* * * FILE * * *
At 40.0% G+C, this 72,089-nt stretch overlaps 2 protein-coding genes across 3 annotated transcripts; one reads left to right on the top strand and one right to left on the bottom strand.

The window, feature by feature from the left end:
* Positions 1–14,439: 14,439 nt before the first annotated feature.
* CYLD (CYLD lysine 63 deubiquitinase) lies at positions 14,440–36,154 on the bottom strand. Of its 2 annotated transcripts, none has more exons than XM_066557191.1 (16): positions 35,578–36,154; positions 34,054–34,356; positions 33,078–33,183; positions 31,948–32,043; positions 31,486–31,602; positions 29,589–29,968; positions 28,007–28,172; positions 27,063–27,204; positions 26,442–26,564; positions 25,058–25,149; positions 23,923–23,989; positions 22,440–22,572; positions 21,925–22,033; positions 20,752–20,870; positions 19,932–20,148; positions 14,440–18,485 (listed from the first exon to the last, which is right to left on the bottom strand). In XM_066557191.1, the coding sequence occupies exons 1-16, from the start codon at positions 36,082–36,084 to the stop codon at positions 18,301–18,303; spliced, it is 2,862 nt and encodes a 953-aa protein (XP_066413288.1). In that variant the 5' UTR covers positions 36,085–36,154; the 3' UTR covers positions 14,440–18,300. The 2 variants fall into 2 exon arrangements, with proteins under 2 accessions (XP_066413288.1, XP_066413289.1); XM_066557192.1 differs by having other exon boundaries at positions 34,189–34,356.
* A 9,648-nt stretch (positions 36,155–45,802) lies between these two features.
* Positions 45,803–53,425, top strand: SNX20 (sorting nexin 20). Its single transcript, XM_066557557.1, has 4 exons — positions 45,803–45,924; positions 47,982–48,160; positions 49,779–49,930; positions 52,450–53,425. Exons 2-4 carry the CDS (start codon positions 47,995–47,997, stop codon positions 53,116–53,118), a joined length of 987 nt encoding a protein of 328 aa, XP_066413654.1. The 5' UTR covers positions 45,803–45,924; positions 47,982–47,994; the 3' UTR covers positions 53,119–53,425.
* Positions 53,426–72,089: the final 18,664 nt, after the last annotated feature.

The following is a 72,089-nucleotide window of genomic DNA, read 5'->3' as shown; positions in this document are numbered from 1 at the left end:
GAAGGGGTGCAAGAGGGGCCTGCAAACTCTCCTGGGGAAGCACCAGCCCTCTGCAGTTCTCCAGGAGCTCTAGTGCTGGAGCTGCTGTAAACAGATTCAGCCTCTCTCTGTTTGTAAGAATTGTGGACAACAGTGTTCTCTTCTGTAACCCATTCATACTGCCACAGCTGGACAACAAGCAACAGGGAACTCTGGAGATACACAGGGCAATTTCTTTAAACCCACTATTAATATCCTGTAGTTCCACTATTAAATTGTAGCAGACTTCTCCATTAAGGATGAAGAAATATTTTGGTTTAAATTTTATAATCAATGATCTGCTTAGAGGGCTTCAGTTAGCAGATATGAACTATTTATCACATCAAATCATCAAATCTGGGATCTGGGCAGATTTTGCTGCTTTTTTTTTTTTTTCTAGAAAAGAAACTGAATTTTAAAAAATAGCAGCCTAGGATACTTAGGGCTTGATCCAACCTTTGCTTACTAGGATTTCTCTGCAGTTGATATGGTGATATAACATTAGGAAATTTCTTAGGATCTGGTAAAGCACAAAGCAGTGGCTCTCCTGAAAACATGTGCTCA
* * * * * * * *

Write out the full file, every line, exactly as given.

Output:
At 40.0% G+C, this 72,089-nt stretch overlaps 2 protein-coding genes across 3 annotated transcripts; one reads left to right on the top strand and one right to left on the bottom strand.

The window, feature by feature from the left end:
* Positions 1–14,439: 14,439 nt before the first annotated feature.
* CYLD (CYLD lysine 63 deubiquitinase) lies at positions 14,440–36,154 on the bottom strand. Of its 2 annotated transcripts, none has more exons than XM_066557191.1 (16): positions 35,578–36,154; positions 34,054–34,356; positions 33,078–33,183; positions 31,948–32,043; positions 31,486–31,602; positions 29,589–29,968; positions 28,007–28,172; positions 27,063–27,204; positions 26,442–26,564; positions 25,058–25,149; positions 23,923–23,989; positions 22,440–22,572; positions 21,925–22,033; positions 20,752–20,870; positions 19,932–20,148; positions 14,440–18,485 (listed from the first exon to the last, which is right to left on the bottom strand). In XM_066557191.1, the coding sequence occupies exons 1-16, from the start codon at positions 36,082–36,084 to the stop codon at positions 18,301–18,303; spliced, it is 2,862 nt and encodes a 953-aa protein (XP_066413288.1). In that variant the 5' UTR covers positions 36,085–36,154; the 3' UTR covers positions 14,440–18,300. The 2 variants fall into 2 exon arrangements, with proteins under 2 accessions (XP_066413288.1, XP_066413289.1); XM_066557192.1 differs by having other exon boundaries at positions 34,189–34,356.
* A 9,648-nt stretch (positions 36,155–45,802) lies between these two features.
* Positions 45,803–53,425, top strand: SNX20 (sorting nexin 20). Its single transcript, XM_066557557.1, has 4 exons — positions 45,803–45,924; positions 47,982–48,160; positions 49,779–49,930; positions 52,450–53,425. Exons 2-4 carry the CDS (start codon positions 47,995–47,997, stop codon positions 53,116–53,118), a joined length of 987 nt encoding a protein of 328 aa, XP_066413654.1. The 5' UTR covers positions 45,803–45,924; positions 47,982–47,994; the 3' UTR covers positions 53,119–53,425.
* Positions 53,426–72,089: the final 18,664 nt, after the last annotated feature.

The following is a 72,089-nucleotide window of genomic DNA, read 5'->3' as shown; positions in this document are numbered from 1 at the left end:
GAAGGGGTGCAAGAGGGGCCTGCAAACTCTCCTGGGGAAGCACCAGCCCTCTGCAGTTCTCCAGGAGCTCTAGTGCTGGAGCTGCTGTAAACAGATTCAGCCTCTCTCTGTTTGTAAGAATTGTGGACAACAGTGTTCTCTTCTGTAACCCATTCATACTGCCACAGCTGGACAACAAGCAACAGGGAACTCTGGAGATACACAGGGCAATTTCTTTAAACCCACTATTAATATCCTGTAGTTCCACTATTAAATTGTAGCAGACTTCTCCATTAAGGATGAAGAAATATTTTGGTTTAAATTTTATAATCAATGATCTGCTTAGAGGGCTTCAGTTAGCAGATATGAACTATTTATCACATCAAATCATCAAATCTGGGATCTGGGCAGATTTTGCTGCTTTTTTTTTTTTTTCTAGAAAAGAAACTGAATTTTAAAAAATAGCAGCCTAGGATACTTAGGGCTTGATCCAACCTTTGCTTACTAGGATTTCTCTGCAGTTGATATGGTGATATAACATTAGGAAATTTCTTAGGATCTGGTAAAGCACAAAGCAGTGGCTCTCCTGAAAACATGTGCTCA